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"I Touch Roses" became a big club hit, peaking at no. Instruments the band used to record the album were various synthesizers (Oberheim Xpander, Yamaha DX-7, Casio CZ-1000, Roland Juno 6, Roland JX-8P), an E-mu Emulator sampler, piano, tubular bells, chimes, melodica, and both acoustic and electronic percussion (Yamaha RX-11 drum machine, Simmons Toms).The main songwriting duties on Book of Love fell to Ted Ottaviano, with Susan Ottaviano co-writing six of the tracks, and Jade Lee contributing to two.A 7" record was released on Burn Potential Records including three songs, A-sides: "Teenage Idol" and "Non-Melodic", and B-side "Jungle Jam", which has been described as "an offbeat love song to the city of Philly." Ted Ottaviano has stated, "It's not that we had a love for that song at all, it's just the imagery worked for us.Especially at that time, when we started Book of Love early to mid-'80s, there was kind of a throwback to a lot of romanticism and we were really into that.In 1986, Depeche Mode once again asked the band to be their opening act.Finally with an album to promote, Book of Love toured as the opening act on the massive Depeche Mode Black Celebration Tour, joining the band's first European leg on April 29, 1986 in Hanover, West Germany, and playing 48 shows in twelve weeks throughout the full North American leg which ended on July 15, 1986 in Irvine, California.We nicked the band name from that song, that's for sure." In 1983, Susan Ottaviano produced a local compilation album called I'd Rather Be in Philadelphia, which was issued on Burn Potential Records and featured several bands from the Philadelphia area, including Pretty Poison.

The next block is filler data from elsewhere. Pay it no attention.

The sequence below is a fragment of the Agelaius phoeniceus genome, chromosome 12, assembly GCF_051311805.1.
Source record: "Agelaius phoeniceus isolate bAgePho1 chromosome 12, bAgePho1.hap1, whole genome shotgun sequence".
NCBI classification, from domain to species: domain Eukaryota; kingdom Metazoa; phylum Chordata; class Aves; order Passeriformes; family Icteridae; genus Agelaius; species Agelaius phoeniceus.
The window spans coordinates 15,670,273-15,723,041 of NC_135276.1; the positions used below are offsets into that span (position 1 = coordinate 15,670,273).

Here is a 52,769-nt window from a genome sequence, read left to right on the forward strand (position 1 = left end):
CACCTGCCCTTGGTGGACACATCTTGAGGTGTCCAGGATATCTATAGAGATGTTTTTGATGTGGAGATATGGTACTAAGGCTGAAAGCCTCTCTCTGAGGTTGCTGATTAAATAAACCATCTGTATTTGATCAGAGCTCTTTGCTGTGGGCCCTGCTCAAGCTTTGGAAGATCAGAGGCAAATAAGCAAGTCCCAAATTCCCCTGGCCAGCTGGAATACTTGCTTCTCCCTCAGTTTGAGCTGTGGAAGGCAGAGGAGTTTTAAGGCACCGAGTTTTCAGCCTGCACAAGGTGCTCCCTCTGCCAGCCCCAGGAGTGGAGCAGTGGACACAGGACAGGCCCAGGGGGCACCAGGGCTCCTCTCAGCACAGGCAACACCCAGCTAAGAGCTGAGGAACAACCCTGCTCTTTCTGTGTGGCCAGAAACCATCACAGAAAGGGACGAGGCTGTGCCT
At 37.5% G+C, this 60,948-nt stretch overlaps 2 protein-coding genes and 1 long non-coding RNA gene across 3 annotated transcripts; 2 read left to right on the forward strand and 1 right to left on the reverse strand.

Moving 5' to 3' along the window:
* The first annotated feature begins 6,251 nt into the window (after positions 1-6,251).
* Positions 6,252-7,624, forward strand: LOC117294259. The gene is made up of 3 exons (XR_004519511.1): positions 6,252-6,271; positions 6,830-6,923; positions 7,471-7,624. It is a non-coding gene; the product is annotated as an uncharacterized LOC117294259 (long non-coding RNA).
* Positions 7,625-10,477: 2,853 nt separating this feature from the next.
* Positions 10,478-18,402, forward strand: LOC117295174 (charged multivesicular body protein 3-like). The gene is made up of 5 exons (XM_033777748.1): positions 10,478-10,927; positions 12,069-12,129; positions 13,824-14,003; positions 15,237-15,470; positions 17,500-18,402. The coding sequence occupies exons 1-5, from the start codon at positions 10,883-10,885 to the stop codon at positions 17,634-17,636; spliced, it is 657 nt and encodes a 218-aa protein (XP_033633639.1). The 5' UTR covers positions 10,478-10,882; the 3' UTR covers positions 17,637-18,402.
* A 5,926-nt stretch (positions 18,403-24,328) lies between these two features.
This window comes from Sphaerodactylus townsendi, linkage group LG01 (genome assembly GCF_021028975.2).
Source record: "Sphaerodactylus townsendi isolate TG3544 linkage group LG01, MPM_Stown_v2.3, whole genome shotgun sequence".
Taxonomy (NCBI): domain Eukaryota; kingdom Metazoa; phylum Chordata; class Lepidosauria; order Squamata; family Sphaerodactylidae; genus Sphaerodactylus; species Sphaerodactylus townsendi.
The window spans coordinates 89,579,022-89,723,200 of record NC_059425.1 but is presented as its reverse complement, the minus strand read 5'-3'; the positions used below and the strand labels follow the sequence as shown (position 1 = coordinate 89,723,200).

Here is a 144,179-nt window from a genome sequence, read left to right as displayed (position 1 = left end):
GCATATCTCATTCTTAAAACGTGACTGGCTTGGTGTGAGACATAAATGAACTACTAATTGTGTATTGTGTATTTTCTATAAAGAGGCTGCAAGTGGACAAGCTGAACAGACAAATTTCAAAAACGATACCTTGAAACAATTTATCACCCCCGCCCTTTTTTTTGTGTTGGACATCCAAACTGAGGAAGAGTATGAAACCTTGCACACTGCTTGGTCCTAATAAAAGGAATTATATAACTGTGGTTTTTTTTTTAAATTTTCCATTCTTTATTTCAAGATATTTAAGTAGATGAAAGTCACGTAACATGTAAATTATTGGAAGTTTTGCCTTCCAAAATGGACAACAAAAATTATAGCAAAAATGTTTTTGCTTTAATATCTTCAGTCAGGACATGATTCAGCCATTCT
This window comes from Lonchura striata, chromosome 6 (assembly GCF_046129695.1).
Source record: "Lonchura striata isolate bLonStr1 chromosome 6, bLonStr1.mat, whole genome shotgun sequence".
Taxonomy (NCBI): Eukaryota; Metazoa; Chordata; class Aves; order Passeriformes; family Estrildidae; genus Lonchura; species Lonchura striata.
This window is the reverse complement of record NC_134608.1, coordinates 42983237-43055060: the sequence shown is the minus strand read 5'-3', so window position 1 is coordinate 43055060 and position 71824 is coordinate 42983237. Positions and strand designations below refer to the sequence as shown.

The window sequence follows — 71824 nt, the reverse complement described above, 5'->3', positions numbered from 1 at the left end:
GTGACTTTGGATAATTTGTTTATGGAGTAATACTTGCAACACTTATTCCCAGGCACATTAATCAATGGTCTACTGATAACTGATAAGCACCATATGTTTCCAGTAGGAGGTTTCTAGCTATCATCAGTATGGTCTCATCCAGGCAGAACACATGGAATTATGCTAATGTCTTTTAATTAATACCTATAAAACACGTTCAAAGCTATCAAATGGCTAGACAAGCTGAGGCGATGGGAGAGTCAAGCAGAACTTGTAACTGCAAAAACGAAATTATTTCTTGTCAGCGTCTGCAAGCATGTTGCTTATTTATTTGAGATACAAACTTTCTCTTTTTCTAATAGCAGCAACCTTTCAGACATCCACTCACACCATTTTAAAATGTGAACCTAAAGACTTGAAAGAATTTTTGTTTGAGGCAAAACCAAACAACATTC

In February, 2001 — sixteen years after its first dance chart entry — Book of Love had its first number-one hit on the US dance chart when "Boy," a track originally from its debut album, was remixed and re-released as the lead single from their greatest hits collection, I Touch Roses: The Best of Book of Love.
One of the songs recorded was a cover song of "Die Matrosen" ("The Sailor", in English), originally by the all-girl Swiss post-punk band Li Li PUT, which features a catchy chorus of whistling.
The eponymous debut album Book of Love was finally released on April 1, 1986, during the peak of synthpop in the 1980s.
For the back sleeve of the 12-inch single, Susan Ottaviano made drawings of each member of the band in the style of Modigliani.
Similar, yet alternate large portrait drawings of the band were later used as large stage props behind the band on their Lullaby Tour in 1989.